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Magic Moments on Stage


Edited by Sheema Kirmani , Asif Farrukhi and Kamran Asdar Ali 
Women Unlimited, Delhi, 2016, pp. 314, Rs. 795.00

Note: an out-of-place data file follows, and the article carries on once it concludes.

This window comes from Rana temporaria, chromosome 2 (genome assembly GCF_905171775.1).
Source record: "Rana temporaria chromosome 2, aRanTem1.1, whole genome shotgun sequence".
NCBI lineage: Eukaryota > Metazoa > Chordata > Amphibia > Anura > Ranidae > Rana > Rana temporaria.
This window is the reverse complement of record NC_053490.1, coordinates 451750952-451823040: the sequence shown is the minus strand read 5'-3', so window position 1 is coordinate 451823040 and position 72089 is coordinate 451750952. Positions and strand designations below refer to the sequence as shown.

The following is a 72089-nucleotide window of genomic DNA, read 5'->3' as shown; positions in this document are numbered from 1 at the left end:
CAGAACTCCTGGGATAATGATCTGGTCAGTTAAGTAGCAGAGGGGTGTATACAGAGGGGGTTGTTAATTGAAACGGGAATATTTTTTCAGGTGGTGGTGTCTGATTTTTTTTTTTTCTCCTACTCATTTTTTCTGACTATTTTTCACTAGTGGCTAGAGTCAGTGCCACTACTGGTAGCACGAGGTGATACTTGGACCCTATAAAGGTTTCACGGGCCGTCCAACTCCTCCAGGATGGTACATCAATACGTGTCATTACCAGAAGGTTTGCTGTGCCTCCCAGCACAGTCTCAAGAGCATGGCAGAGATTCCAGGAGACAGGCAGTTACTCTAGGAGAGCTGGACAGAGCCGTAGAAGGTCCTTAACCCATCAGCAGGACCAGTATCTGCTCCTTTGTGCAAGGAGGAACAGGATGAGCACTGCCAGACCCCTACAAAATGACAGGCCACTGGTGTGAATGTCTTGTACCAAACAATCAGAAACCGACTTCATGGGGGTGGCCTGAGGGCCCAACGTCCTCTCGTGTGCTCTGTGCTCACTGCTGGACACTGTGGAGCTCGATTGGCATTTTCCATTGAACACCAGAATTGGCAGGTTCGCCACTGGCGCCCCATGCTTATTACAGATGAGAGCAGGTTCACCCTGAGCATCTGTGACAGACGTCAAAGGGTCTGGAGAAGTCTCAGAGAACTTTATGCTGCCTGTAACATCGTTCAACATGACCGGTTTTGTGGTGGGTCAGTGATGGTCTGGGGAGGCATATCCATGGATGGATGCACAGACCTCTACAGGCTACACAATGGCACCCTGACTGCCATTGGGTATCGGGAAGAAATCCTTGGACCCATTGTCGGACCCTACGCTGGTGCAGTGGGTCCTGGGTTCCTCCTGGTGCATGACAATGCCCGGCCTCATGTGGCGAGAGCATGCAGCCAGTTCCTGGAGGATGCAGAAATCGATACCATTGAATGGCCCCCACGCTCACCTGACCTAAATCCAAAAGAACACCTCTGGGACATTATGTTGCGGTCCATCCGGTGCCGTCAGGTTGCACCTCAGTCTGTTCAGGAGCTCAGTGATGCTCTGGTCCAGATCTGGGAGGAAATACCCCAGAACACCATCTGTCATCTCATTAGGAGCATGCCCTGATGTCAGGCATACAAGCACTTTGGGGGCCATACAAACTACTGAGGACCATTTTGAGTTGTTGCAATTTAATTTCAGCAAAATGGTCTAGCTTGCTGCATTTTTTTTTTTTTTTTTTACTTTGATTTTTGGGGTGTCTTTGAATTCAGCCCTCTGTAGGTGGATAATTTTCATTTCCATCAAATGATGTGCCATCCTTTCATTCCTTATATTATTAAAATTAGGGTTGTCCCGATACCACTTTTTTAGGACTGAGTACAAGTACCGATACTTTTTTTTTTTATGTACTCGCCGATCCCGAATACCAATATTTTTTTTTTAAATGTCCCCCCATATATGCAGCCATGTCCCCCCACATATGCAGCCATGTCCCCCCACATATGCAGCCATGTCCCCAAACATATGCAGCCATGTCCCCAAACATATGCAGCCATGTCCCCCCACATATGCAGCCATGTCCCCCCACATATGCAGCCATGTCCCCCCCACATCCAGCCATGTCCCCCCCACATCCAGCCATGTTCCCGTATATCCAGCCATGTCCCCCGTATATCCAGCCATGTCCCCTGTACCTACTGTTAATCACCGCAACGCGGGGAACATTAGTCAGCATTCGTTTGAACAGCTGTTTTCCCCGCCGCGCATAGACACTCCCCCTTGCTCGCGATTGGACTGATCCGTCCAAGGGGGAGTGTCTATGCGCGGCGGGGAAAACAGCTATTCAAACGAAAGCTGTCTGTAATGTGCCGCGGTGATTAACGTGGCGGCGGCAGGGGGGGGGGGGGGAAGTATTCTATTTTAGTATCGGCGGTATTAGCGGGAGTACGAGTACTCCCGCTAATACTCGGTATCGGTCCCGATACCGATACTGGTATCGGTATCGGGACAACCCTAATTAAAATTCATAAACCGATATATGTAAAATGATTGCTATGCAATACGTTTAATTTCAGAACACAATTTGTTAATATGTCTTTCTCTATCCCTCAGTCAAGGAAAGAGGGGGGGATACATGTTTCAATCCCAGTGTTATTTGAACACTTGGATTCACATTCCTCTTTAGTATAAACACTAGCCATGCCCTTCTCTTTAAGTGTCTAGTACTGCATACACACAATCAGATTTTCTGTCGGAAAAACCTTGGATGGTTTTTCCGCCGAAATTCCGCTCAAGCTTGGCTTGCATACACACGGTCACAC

Tehrik-e-Niswan, a pioneering performance group, working on gender and politics turns thirty in 2009. The group organized its first theatre festival in Karachi in 2009, followed by a Conference in 2010. The book at hand is an outcome of that conference. The volume has been originally published as Gender, Politics and Performance in South Asia by Oxford University Press, Pakistan and Women Unlimited has brought out the Indian version by arrangement with OUP. The volume has 14 papers divided into four sections, with an introduction on (Re)-presenting the Nation by Syed Jamil Ahmed. Gender is a predominant category of analysis in most papers, even though the definition of the same varies from writer to writer. Most of the articles are based on Tehrik-e-Niswan’s history, productions and reception. As such it is an amazing document of the group. The others deal with women who have paved the way for newer perspectives by their lives and works right from the late 19th century to the present. Syed Jamil Ahmed has documented the history of the play Kabar, an iconic play on Bengali Renaissance in Bangladesh in 1953. There is one article on archaeological findings of dancing and singing figures in Sindh region of Pakistan. India is represented by the introductory article and Madhu Kishwar’s article on Bollywood films. The documentation, process of work and critical analysis of Tehrik-e-Niswan’s work is of amazing value. Sheema Kirmani refers to the 30 years as ‘tilismati’—magical. It seems to have been indeed magical. With her exposure to the West and her Left, feminist commitment, she has been at the anvil of fighting for justice in Pakistan. The group was founded and named Tehrik-e-Niswas— Women’s Movement—to counter the military dictatorship. She mentions Dastak, a short lived experiment in theatre and Ajoka in Lahore that had similar visions. A short chronological account of Tehrik-e-Niswan would not be out of place here: beginning with Safdar Hashmi’s Aurat in 1980, Tendulker’s Anji in 1985, a ballet called The Song of Mohanjedaro in 1992, Thousand and One Nights in 1998, adaptation of Lysistrata in 2002, a script based on surviving war by women called Zakr-e-Nashumida in 2005, Ibsen’s A Doll’s House as Guriya ka Ghar and Asghar Wajahat’s Jinnay Lahore in 2007, Amna Nazli’s Doshala in 2009 with a solo show called Who am I?, and other mobile theatre performances interspersed with these plays. None of the accounts in the book however ...

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